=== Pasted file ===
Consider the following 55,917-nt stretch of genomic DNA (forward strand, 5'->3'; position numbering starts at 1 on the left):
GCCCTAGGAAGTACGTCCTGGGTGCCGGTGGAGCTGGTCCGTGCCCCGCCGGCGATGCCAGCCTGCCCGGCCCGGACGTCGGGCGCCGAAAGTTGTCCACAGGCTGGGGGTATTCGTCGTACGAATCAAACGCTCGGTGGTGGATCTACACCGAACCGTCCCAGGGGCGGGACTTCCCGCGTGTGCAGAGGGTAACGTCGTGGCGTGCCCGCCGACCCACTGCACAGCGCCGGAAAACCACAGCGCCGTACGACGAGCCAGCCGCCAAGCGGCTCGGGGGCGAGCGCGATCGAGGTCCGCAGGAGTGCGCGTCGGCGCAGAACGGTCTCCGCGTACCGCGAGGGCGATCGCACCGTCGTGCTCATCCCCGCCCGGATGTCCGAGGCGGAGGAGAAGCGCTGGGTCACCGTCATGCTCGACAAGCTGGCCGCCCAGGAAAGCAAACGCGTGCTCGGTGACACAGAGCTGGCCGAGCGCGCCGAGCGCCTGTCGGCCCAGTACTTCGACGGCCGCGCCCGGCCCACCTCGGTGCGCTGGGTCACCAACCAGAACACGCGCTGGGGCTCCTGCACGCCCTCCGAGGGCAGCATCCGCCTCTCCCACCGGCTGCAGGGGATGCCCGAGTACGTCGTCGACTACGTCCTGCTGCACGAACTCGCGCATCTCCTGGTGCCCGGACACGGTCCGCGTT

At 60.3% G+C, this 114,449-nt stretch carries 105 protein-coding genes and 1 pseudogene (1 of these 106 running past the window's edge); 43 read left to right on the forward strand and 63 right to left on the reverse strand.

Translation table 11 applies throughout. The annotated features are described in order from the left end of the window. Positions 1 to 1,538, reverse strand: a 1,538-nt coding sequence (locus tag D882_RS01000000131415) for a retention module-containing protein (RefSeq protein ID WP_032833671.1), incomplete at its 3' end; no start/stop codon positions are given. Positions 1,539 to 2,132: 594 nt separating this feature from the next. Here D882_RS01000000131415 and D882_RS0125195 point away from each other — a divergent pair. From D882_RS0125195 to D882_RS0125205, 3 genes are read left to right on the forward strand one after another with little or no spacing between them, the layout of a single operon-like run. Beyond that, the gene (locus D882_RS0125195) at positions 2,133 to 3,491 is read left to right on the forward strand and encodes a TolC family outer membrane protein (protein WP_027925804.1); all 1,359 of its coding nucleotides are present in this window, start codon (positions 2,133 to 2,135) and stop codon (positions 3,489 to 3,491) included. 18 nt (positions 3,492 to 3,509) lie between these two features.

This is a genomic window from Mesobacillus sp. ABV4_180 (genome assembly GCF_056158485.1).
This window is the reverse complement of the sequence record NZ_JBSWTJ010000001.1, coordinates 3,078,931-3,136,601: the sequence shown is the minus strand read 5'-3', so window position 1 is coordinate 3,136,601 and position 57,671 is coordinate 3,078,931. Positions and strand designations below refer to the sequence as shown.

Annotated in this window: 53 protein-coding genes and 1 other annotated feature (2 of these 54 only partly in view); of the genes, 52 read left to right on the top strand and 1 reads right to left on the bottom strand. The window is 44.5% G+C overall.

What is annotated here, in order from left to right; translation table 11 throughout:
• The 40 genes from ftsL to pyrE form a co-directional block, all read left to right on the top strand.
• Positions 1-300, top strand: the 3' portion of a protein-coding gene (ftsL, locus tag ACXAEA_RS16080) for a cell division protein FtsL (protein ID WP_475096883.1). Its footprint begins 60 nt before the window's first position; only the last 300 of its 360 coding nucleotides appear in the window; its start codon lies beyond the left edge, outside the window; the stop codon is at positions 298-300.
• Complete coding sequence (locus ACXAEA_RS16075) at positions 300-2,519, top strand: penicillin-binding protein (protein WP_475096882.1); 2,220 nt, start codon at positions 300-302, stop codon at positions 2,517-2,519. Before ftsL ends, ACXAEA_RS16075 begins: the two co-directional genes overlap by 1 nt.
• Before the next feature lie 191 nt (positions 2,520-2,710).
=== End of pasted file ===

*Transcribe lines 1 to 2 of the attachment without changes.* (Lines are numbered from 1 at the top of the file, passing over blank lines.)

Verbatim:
Consider the following 55,917-nt stretch of genomic DNA (forward strand, 5'->3'; position numbering starts at 1 on the left):
GCCCTAGGAAGTACGTCCTGGGTGCCGGTGGAGCTGGTCCGTGCCCCGCCGGCGATGCCAGCCTGCCCGGCCCGGACGTCGGGCGCCGAAAGTTGTCCACAGGCTGGGGGTATTCGTCGTACGAATCAAACGCTCGGTGGTGGATCTACACCGAACCGTCCCAGGGGCGGGACTTCCCGCGTGTGCAGAGGGTAACGTCGTGGCGTGCCCGCCGACCCACTGCACAGCGCCGGAAAACCACAGCGCCGTACGACGAGCCAGCCGCCAAGCGGCTCGGGGGCGAGCGCGATCGAGGTCCGCAGGAGTGCGCGTCGGCGCAGAACGGTCTCCGCGTACCGCGAGGGCGATCGCACCGTCGTGCTCATCCCCGCCCGGATGTCCGAGGCGGAGGAGAAGCGCTGGGTCACCGTCATGCTCGACAAGCTGGCCGCCCAGGAAAGCAAACGCGTGCTCGGTGACACAGAGCTGGCCGAGCGCGCCGAGCGCCTGTCGGCCCAGTACTTCGACGGCCGCGCCCGGCCCACCTCGGTGCGCTGGGTCACCAACCAGAACACGCGCTGGGGCTCCTGCACGCCCTCCGAGGGCAGCATCCGCCTCTCCCACCGGCTGCAGGGGATGCCCGAGTACGTCGTCGACTACGTCCTGCTGCACGAACTCGCGCATCTCCTGGTGCCCGGACACGGTCCGCGTT